In honor of my mother’s birthday today (she would have been 78), I’d like to re-post my tribute to her from last year. Also, recently, I posted a 7 Quick Takes about the contents of her special box here.
Like most of us, Mom wasn’t perfect, but in many respects, she was a great example. When she became pregnant at age 47, her doctor insisted that she have an abortion. She refused and several months later, gave birth to my youngest sister (who is now a novice with the Dominican Sisters of St. Cecilia in Nashville). I am grateful for the many years I had with Mom, but I miss her very much.
In her memory, I’d like to share the eulogy I gave at her funeral reception five years ago:
Eulogy for Betti Power – August 14, 2007
Wife, mother, sister, grandmother, mother-in-law, stepmother, sister-in-law, aunt, cousin, friend. She was Betti (with an i).
To us, she was simply “Mom.”
She was witty, loving, generous, giving, unselfish.
She enjoyed her grandchildren (at right, with my son, Adam, 15 years ago), transcribing (and was the fastest typist I know). She loved surprising people, visiting Canada, talking on the phone, doing crossword puzzles, reading. Her favorite music was West Side Story, Jesus Christ Superstar, Abba and Fleetwood Mac.
Upon meeting Mom, most people immediately felt comfortable with her and she would often strike up conversations with people she didn’t know.
She cherished having a new baby when she was 47 and all that came with it: being a lunch mother, taking Laurie to dance lessons and Catholic school.
Mom was a proud graduate of Hallahan High School (class of ’51).
She loved Christmas shopping and would begin in July and be finished before November.
She enjoyed watching television and her favorite shows were the Sopranos, Law and Order, Price is Right, ER, Magnum PI and All in the Family. One of her favorite movies was “Titanic” and she would watch the DVD every few months.
She used some unique sayings: “God willing and the Creek don’t rise.” When asked if she could speak French, she would reply, “Sure, I can. Chevrolet, bouquet, Bon Ami.” When one of her kids was misbehaving, she would say, “I’m gonna drop kick you across Center Avenue.” Whenever I stood next to her, she would always say, “El, are you standing in a hole?” If we referred to her as “she” and not “Mom,” she would say, “Who’s she, the cat’s mother?” Whenever anyone asked how she was doing, she would reply, “Well, I’m still on this side of the grass, so I guess I’m doing fine.”
Mom described herself as an “independent,” but hasn’t voted for a Republican candidate since Eisenhower.
Whenever someone in the hospital or at home would ask if they could get her anything, she would almost always reply, “Tom Selleck.”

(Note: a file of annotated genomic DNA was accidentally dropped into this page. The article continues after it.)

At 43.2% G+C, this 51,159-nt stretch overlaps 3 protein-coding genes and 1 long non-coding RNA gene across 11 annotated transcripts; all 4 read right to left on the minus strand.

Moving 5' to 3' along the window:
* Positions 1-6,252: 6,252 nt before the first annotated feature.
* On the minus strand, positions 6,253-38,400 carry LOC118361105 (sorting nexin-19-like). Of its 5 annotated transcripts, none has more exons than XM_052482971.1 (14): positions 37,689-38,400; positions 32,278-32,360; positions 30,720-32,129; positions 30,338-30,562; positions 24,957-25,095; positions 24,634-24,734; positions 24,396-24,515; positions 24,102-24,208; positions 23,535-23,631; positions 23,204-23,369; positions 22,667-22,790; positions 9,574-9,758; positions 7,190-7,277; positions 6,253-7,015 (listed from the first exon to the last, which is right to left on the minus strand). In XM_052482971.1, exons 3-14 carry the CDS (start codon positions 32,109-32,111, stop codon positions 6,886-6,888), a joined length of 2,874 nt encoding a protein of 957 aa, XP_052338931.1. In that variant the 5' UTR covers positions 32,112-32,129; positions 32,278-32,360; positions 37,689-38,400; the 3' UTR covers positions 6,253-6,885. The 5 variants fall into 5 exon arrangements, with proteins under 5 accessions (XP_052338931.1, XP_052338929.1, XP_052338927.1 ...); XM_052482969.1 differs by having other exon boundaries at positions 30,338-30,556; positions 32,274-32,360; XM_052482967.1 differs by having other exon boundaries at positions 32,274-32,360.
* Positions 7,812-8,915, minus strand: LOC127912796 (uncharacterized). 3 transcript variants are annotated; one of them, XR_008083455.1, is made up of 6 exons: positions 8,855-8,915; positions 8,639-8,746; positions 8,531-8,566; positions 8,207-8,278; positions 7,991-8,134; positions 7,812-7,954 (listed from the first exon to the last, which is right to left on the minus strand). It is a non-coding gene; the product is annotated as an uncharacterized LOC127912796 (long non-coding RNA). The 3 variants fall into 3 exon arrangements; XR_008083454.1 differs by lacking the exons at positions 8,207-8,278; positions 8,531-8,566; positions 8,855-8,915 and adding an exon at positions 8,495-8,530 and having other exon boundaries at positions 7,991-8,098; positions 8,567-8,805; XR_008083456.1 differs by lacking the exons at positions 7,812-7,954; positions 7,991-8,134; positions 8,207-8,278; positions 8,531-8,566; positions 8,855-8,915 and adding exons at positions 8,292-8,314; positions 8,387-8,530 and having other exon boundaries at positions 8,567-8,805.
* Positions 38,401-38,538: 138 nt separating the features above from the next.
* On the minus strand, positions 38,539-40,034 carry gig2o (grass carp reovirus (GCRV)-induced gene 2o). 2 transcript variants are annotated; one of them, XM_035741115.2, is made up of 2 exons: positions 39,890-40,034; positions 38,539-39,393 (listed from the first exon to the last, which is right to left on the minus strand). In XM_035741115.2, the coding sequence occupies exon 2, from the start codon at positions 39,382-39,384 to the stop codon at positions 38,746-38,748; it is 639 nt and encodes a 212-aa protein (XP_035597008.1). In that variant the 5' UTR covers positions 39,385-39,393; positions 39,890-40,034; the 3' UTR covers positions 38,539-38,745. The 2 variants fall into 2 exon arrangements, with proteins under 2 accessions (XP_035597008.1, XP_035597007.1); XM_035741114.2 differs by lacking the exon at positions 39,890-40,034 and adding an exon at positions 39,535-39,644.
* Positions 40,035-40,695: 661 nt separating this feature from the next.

When asked what the most memorable days of her life were, she replied, “My wedding days and the days I gave birth to my five children.”
Mom was a fighter, not necessarily aggressive, but she’s had to survive some pretty challenging experiences: her first husband’s (my father’s) emotional breakdown; kidney failure when she was 33 which led to the removal of one of her kidneys and caused her to drop to 80 lbs (at five foot six, made her a walking skeleton); becoming a widow at 44; and, most recently, having to deal with COPD and emphysema over the last ten or so years. When she first became critically ill in 2004 and lapsed into unconsciousness, the doctors told us there was no hope for her, to take her off of life support. Instead, she eventually woke up. She finally came home after eight months of hospitalization to the new normal: oxygen machine, nebulizer treatments, myriad pills and medications. Although it was an uphill battle, she has always had a strong will to live.
Finally, in April, the doctors told Mom that there wasn’t much more they could do for her and that she would be sent home on hospice care. Upon arriving home, she asked my brother, “I’m coming home to die, right?”
Whenever any of us helped to take care of her, she always thanked us profusely, whether it was for emptying her commode chair, making her breakfast or dinner or a snack of a soft pretzel or an ice cream cone. She often apologized for being a burden. I told her that it was a joy to help take care of her, to give back to her just a small portion of what she had given to me, and I know my stepfather and my siblings all feel the same.
Mom, we miss you. Requiescat in pace.
Photos and Text copyright 2011 Ellen Gable Hrkach